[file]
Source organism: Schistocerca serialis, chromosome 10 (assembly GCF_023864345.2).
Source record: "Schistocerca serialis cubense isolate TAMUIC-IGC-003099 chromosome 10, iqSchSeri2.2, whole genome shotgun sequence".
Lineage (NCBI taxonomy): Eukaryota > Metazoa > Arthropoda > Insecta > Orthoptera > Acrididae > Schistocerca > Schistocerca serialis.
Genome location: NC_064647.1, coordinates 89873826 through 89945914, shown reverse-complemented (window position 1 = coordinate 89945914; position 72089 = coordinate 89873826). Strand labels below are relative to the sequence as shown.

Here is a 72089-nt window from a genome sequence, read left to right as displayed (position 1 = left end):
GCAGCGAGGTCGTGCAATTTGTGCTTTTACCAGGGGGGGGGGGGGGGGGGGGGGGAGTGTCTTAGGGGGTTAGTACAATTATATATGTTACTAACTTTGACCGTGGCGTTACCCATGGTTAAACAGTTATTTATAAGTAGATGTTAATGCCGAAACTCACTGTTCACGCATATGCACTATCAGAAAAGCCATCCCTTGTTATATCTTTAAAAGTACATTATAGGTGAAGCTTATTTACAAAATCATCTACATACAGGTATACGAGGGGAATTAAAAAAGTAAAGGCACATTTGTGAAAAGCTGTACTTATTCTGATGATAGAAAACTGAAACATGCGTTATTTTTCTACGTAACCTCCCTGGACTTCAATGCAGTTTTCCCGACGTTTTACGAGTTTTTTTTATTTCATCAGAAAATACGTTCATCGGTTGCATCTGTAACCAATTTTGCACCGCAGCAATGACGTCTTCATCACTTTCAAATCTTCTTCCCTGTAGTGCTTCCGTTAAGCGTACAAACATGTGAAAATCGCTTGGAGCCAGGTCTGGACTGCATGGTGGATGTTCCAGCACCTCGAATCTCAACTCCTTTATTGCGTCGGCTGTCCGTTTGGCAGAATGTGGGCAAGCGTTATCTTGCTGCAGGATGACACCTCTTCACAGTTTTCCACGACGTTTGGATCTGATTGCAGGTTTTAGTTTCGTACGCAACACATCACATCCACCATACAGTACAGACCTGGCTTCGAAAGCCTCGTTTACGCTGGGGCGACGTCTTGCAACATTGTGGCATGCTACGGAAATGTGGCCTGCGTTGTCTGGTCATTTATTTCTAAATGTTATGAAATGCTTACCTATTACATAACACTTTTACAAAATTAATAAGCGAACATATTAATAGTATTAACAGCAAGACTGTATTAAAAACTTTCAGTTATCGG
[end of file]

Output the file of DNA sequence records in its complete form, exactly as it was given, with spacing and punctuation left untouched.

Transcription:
Source organism: Schistocerca serialis, chromosome 10 (assembly GCF_023864345.2).
Source record: "Schistocerca serialis cubense isolate TAMUIC-IGC-003099 chromosome 10, iqSchSeri2.2, whole genome shotgun sequence".
Lineage (NCBI taxonomy): Eukaryota > Metazoa > Arthropoda > Insecta > Orthoptera > Acrididae > Schistocerca > Schistocerca serialis.
Genome location: NC_064647.1, coordinates 89873826 through 89945914, shown reverse-complemented (window position 1 = coordinate 89945914; position 72089 = coordinate 89873826). Strand labels below are relative to the sequence as shown.

Here is a 72089-nt window from a genome sequence, read left to right as displayed (position 1 = left end):
GCAGCGAGGTCGTGCAATTTGTGCTTTTACCAGGGGGGGGGGGGGGGGGGGGGGGAGTGTCTTAGGGGGTTAGTACAATTATATATGTTACTAACTTTGACCGTGGCGTTACCCATGGTTAAACAGTTATTTATAAGTAGATGTTAATGCCGAAACTCACTGTTCACGCATATGCACTATCAGAAAAGCCATCCCTTGTTATATCTTTAAAAGTACATTATAGGTGAAGCTTATTTACAAAATCATCTACATACAGGTATACGAGGGGAATTAAAAAAGTAAAGGCACATTTGTGAAAAGCTGTACTTATTCTGATGATAGAAAACTGAAACATGCGTTATTTTTCTACGTAACCTCCCTGGACTTCAATGCAGTTTTCCCGACGTTTTACGAGTTTTTTTTATTTCATCAGAAAATACGTTCATCGGTTGCATCTGTAACCAATTTTGCACCGCAGCAATGACGTCTTCATCACTTTCAAATCTTCTTCCCTGTAGTGCTTCCGTTAAGCGTACAAACATGTGAAAATCGCTTGGAGCCAGGTCTGGACTGCATGGTGGATGTTCCAGCACCTCGAATCTCAACTCCTTTATTGCGTCGGCTGTCCGTTTGGCAGAATGTGGGCAAGCGTTATCTTGCTGCAGGATGACACCTCTTCACAGTTTTCCACGACGTTTGGATCTGATTGCAGGTTTTAGTTTCGTACGCAACACATCACATCCACCATACAGTACAGACCTGGCTTCGAAAGCCTCGTTTACGCTGGGGCGACGTCTTGCAACATTGTGGCATGCTACGGAAATGTGGCCTGCGTTGTCTGGTCATTTATTTCTAAATGTTATGAAATGCTTACCTATTACATAACACTTTTACAAAATTAATAAGCGAACATATTAATAGTATTAACAGCAAGACTGTATTAAAAACTTTCAGTTATCGG